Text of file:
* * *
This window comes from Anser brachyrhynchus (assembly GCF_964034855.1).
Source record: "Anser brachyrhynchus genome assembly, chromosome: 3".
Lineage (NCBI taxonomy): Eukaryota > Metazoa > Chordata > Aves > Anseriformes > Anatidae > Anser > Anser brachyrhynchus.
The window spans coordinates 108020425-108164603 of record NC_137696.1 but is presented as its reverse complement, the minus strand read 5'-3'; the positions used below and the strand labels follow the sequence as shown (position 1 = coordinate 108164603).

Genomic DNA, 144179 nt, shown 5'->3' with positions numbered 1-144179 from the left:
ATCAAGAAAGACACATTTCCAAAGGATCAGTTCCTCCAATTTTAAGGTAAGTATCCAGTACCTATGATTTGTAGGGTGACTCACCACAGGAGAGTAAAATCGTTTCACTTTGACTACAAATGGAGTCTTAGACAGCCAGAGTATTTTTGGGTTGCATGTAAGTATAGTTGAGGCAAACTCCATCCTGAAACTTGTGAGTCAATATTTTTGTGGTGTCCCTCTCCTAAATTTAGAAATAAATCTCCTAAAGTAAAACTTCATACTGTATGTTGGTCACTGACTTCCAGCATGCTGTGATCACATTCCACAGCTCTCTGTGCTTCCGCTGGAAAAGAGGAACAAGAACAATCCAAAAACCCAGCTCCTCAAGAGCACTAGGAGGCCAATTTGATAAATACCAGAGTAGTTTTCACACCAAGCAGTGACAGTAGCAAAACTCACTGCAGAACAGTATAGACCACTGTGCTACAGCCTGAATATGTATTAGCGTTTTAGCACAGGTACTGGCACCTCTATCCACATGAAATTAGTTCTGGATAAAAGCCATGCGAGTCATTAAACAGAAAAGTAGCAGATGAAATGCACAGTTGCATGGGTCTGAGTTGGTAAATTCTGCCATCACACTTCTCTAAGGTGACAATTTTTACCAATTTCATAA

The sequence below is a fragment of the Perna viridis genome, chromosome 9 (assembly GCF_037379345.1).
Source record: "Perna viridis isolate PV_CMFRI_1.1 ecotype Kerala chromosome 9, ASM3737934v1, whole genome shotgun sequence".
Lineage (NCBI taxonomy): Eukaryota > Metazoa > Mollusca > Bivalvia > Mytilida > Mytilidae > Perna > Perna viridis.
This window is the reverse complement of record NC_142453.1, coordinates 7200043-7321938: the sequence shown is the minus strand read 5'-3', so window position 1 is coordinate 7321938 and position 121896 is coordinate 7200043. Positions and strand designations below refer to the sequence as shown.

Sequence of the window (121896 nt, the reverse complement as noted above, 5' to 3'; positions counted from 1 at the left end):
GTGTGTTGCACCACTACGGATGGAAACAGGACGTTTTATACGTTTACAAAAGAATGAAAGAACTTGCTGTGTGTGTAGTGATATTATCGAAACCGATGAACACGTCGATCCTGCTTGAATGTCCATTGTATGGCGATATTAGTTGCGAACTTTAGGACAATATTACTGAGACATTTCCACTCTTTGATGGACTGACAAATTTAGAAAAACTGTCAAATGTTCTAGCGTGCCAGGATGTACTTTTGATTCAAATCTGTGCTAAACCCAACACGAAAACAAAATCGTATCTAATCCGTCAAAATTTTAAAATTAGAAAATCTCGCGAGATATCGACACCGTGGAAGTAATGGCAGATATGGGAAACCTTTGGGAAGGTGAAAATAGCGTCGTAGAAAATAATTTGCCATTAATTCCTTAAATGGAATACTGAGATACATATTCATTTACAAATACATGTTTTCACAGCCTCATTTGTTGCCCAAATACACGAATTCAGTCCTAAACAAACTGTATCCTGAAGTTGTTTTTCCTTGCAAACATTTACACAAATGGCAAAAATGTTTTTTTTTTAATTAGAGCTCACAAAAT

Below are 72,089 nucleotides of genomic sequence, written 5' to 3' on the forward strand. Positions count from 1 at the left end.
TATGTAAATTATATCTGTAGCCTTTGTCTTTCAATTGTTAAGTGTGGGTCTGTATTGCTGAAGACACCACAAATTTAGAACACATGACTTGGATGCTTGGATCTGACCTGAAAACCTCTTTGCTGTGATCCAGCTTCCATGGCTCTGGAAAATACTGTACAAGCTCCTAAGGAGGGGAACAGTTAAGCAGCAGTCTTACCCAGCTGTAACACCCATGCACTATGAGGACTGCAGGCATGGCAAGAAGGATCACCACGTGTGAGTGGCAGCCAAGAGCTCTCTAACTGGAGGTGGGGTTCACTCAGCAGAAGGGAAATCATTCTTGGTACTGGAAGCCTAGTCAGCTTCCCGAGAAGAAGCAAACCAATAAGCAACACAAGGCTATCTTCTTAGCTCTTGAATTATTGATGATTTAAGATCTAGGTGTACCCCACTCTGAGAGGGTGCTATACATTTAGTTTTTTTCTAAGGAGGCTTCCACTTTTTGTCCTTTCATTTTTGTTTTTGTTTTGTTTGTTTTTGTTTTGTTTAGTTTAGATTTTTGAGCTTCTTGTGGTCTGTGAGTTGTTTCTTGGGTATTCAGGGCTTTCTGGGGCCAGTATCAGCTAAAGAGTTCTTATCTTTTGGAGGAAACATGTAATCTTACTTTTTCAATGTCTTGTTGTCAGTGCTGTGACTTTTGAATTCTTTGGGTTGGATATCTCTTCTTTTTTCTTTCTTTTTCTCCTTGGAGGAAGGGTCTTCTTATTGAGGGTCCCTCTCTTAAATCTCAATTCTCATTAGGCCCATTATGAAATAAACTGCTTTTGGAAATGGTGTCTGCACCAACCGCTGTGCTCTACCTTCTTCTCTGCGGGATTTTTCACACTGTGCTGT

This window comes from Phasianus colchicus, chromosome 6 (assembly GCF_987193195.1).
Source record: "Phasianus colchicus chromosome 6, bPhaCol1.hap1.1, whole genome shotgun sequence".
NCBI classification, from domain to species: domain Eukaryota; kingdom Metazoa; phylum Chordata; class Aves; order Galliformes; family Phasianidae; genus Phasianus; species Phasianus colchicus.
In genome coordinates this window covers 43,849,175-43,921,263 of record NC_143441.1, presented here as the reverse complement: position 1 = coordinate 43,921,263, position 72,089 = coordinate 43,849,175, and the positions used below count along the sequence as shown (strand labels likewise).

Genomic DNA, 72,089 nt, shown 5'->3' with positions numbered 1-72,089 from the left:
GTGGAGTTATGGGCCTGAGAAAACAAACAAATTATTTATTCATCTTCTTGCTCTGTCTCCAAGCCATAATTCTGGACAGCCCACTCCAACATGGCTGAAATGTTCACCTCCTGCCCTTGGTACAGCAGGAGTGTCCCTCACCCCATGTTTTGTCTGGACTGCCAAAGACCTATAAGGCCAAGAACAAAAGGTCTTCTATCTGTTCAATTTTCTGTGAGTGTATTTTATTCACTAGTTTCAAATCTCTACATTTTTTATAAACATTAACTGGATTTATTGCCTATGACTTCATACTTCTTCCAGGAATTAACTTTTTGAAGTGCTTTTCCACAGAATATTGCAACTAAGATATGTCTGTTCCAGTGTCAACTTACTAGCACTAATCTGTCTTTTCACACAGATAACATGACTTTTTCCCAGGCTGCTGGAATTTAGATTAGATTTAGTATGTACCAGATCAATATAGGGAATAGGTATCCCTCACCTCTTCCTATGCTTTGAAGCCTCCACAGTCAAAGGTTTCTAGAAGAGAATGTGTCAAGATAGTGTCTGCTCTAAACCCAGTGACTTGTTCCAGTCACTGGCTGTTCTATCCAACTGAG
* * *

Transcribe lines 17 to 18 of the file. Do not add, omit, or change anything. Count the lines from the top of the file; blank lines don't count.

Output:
NCBI classification, from domain to species: domain Eukaryota; kingdom Metazoa; phylum Chordata; class Aves; order Galliformes; family Phasianidae; genus Phasianus; species Phasianus colchicus.
In genome coordinates this window covers 43,849,175-43,921,263 of record NC_143441.1, presented here as the reverse complement: position 1 = coordinate 43,921,263, position 72,089 = coordinate 43,849,175, and the positions used below count along the sequence as shown (strand labels likewise).